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Updated June 2024


Incident Ratings

We rate the effect of an incident as being high, medium, or low. A definition of the incident consequence ratings is provided in the glossary

Incident Type

We classify each pipeline incident into one of the following five types:

  • leak
  • rupture (“break” in the Pipeline Act)
  • hit (contact damage)
  • gasket, seal, packing gland, or threaded fitting (GSPT) release
  • installation leak (see the glossary)

Not all incidents result in a pipeline failure. A failure means the pipeline cannot contain the transported substance (i.e., a leak or rupture). Incidents include events where contact (hit) with a pipeline occurs, but no substance released.

Leaks and Ruptures

Pipeline leaks and ruptures are collectively referred to as pipeline failures and typically result in a substance release. Pipeline ruptures immediately impair pipeline operations, whereas pipeline leaks may not. However, pipeline leaks typically cause the largest spills because they can go undetected for long periods. Consequently, leaks and ruptures are reviewed thoroughly to help identify causes and trends, which helps us with industry education and prevention.


A hit is when a pipeline is damaged from contact during a ground disturbance but does not release a substance. Any person or company that damages a pipeline in Alberta while conducting a ground-disturbance activity must report the incident to the AER so that we can inspect the site to see if it is safe, that the pipeline has not been compromised, and that corrective action has been taken to prevent future occurrences.

All companies must register their pipelines with Utility Safety Partners (formerly Alberta One-Call), which helps excavators identify underground infrastructure within their dig area. Most pipeline hits are caused by the licensees contacting their own pipelines when excavating, digging, trenching, or conducting other forms of ground disturbance near an existing pipeline. Under the Pipeline Rules, permission from the pipeline owner is required when working near an existing pipeline to reduce the chances of such an event.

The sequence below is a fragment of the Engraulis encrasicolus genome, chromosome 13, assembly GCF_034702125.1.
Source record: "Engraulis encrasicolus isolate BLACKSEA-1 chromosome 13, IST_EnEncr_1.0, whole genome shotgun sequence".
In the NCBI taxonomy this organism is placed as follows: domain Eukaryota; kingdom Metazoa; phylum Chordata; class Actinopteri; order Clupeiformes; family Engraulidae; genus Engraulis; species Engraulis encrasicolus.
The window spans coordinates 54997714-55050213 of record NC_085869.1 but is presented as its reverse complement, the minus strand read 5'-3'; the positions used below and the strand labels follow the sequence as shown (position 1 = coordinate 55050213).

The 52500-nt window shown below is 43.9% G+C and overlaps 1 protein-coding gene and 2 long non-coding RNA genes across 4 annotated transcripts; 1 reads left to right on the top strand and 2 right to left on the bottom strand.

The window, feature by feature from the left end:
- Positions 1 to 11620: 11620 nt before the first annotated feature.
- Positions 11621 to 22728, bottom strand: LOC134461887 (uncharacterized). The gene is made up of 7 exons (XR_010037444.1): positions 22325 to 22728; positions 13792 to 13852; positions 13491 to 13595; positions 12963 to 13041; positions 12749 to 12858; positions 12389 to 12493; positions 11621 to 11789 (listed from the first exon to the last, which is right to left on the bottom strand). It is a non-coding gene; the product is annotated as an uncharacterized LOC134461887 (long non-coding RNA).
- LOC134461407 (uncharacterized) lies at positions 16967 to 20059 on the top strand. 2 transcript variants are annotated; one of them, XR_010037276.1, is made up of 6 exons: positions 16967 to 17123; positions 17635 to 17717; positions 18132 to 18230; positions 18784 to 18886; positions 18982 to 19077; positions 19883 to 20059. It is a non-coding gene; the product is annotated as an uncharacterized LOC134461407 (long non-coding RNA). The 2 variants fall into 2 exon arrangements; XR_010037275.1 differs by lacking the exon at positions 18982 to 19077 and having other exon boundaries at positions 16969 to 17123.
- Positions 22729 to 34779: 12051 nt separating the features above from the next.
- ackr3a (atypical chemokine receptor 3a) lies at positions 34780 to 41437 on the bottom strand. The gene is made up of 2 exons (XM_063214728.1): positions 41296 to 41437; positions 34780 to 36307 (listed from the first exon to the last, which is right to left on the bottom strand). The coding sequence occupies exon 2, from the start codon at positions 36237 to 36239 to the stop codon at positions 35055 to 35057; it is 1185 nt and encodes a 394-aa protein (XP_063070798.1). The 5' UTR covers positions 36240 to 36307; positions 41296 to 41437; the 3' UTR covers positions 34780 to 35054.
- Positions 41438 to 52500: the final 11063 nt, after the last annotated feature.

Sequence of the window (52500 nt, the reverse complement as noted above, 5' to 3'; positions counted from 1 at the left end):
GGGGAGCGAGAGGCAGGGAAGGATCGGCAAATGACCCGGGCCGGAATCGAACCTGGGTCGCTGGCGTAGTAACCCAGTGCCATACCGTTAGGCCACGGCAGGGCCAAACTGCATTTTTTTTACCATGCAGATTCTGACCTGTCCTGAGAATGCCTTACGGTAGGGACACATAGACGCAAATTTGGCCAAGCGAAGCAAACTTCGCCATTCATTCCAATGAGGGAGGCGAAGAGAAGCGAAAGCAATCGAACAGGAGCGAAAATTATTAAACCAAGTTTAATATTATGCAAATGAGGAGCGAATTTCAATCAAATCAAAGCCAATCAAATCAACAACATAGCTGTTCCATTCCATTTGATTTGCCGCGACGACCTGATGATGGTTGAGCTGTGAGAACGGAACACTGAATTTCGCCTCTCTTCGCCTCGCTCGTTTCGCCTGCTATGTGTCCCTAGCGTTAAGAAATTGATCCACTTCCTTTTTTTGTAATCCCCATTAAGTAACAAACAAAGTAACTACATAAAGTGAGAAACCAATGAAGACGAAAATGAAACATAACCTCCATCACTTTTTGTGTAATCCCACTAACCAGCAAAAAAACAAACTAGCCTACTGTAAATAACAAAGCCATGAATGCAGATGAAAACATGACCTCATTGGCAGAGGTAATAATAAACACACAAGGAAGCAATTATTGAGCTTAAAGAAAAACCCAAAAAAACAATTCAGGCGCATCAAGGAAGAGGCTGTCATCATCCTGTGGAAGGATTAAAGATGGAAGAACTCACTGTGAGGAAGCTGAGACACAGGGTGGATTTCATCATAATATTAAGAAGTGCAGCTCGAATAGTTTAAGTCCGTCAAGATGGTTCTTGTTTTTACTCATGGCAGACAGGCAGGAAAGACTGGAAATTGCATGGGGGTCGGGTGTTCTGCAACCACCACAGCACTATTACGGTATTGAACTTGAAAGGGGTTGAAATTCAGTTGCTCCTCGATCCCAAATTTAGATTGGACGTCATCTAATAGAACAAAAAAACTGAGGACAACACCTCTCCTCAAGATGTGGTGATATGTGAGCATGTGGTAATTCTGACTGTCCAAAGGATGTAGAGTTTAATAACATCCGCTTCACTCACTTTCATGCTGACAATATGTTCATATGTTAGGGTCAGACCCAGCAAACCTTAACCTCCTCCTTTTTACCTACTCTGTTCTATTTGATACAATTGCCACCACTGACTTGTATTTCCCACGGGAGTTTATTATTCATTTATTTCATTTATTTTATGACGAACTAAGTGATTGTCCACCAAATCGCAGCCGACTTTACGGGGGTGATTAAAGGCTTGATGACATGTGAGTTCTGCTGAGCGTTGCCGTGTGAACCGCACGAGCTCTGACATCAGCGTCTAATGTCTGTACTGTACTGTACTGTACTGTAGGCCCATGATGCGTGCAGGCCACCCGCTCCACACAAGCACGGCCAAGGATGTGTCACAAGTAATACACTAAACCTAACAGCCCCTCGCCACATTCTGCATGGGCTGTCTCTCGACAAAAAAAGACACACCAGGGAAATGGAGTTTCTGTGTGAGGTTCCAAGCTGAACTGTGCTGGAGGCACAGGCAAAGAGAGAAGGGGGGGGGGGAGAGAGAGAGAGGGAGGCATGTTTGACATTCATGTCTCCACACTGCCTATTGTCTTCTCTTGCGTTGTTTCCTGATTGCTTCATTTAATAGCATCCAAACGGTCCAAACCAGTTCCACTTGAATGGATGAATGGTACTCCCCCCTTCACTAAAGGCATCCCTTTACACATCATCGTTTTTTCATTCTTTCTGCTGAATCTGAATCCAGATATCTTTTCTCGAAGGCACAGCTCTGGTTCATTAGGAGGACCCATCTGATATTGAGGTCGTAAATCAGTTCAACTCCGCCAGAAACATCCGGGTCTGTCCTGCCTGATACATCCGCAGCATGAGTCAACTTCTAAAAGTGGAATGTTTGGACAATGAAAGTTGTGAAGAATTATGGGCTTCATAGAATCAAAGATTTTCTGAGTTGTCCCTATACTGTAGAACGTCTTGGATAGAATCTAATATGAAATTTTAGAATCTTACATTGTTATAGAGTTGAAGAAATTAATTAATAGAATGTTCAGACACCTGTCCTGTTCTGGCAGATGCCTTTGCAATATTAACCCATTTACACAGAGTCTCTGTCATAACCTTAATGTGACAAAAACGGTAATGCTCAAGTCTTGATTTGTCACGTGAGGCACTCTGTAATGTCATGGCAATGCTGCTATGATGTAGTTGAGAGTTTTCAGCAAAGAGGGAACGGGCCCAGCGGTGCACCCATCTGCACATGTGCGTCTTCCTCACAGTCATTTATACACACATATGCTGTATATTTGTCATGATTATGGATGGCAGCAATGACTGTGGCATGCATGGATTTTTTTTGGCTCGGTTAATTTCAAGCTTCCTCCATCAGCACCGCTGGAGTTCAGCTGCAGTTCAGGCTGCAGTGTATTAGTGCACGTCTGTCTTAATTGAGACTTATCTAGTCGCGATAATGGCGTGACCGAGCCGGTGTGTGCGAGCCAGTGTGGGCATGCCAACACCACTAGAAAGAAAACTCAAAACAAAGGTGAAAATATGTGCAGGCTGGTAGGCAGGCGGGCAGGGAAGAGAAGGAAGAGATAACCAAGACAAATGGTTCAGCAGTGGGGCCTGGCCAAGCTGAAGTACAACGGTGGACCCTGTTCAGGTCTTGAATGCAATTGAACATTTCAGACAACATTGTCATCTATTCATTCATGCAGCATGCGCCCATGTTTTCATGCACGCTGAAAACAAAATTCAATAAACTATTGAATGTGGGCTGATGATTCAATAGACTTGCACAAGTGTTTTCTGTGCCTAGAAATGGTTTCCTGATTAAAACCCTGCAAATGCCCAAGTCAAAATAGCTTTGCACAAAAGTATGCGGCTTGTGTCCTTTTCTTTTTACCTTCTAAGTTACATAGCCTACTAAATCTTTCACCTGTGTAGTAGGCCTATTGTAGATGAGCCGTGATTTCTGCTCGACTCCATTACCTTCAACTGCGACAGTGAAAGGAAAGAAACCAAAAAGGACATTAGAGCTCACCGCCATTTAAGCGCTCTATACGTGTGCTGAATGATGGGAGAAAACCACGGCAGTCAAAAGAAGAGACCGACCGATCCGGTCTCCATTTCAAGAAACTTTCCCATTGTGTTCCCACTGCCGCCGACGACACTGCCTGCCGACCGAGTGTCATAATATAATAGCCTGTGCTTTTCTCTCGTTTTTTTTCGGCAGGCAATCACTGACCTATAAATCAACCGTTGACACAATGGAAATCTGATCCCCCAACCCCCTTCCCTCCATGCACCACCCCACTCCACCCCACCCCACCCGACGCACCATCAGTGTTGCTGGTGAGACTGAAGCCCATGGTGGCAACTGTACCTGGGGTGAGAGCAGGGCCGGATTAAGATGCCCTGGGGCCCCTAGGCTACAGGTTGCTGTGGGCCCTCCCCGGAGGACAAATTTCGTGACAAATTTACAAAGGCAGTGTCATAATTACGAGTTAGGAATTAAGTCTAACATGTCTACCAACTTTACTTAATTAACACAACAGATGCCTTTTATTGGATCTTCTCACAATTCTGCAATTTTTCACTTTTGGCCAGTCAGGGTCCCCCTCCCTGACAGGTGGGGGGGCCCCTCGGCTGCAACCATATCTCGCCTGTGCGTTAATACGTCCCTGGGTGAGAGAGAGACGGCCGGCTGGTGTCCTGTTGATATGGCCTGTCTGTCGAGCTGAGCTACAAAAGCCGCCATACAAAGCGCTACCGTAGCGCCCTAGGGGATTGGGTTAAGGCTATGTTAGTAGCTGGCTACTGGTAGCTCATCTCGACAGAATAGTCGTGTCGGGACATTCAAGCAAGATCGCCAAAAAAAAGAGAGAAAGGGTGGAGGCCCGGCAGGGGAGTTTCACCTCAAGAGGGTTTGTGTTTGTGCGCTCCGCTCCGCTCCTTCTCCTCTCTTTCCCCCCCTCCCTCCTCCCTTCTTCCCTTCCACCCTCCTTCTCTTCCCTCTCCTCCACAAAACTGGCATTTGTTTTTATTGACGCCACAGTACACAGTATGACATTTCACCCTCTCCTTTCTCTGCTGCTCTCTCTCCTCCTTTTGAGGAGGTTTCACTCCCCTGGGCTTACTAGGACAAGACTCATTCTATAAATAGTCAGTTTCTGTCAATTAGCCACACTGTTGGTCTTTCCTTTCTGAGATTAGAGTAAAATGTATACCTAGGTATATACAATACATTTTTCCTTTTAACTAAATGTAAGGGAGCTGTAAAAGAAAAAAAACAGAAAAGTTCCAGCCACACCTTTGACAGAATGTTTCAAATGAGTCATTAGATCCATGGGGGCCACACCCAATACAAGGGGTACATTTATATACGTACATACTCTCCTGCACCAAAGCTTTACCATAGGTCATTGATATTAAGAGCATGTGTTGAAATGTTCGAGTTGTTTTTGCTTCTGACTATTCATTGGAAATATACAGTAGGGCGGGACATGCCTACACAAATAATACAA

GSPT Releases

GSPT releases generally occur aboveground and are rated as a low consequence because they involve releases of very small volumes. GSPT releases usually occur at a gasket, seal, packing gland, or threaded fitting and can be addressed by replacing the problematic gasket or seal or making routine mechanical adjustments, such as tightening bolts. Although these are typically maintenance issues, they are reportable incidents as per the Pipeline Act.

Installation Leaks

Installation leaks are leaks from equipment installed at an auxiliary site associated with a pipeline, such as a compressor, pumping station, tank farm, or meter station listed as an installation on the pipeline licence.

Figure 4 shows the breakdown by incident type.

An increasing number of ruptures are likely a result of more accurate reporting of incident type.  Composite pipeline incidents are more likely to result in a rupture as compared to incidents on steel pipelines.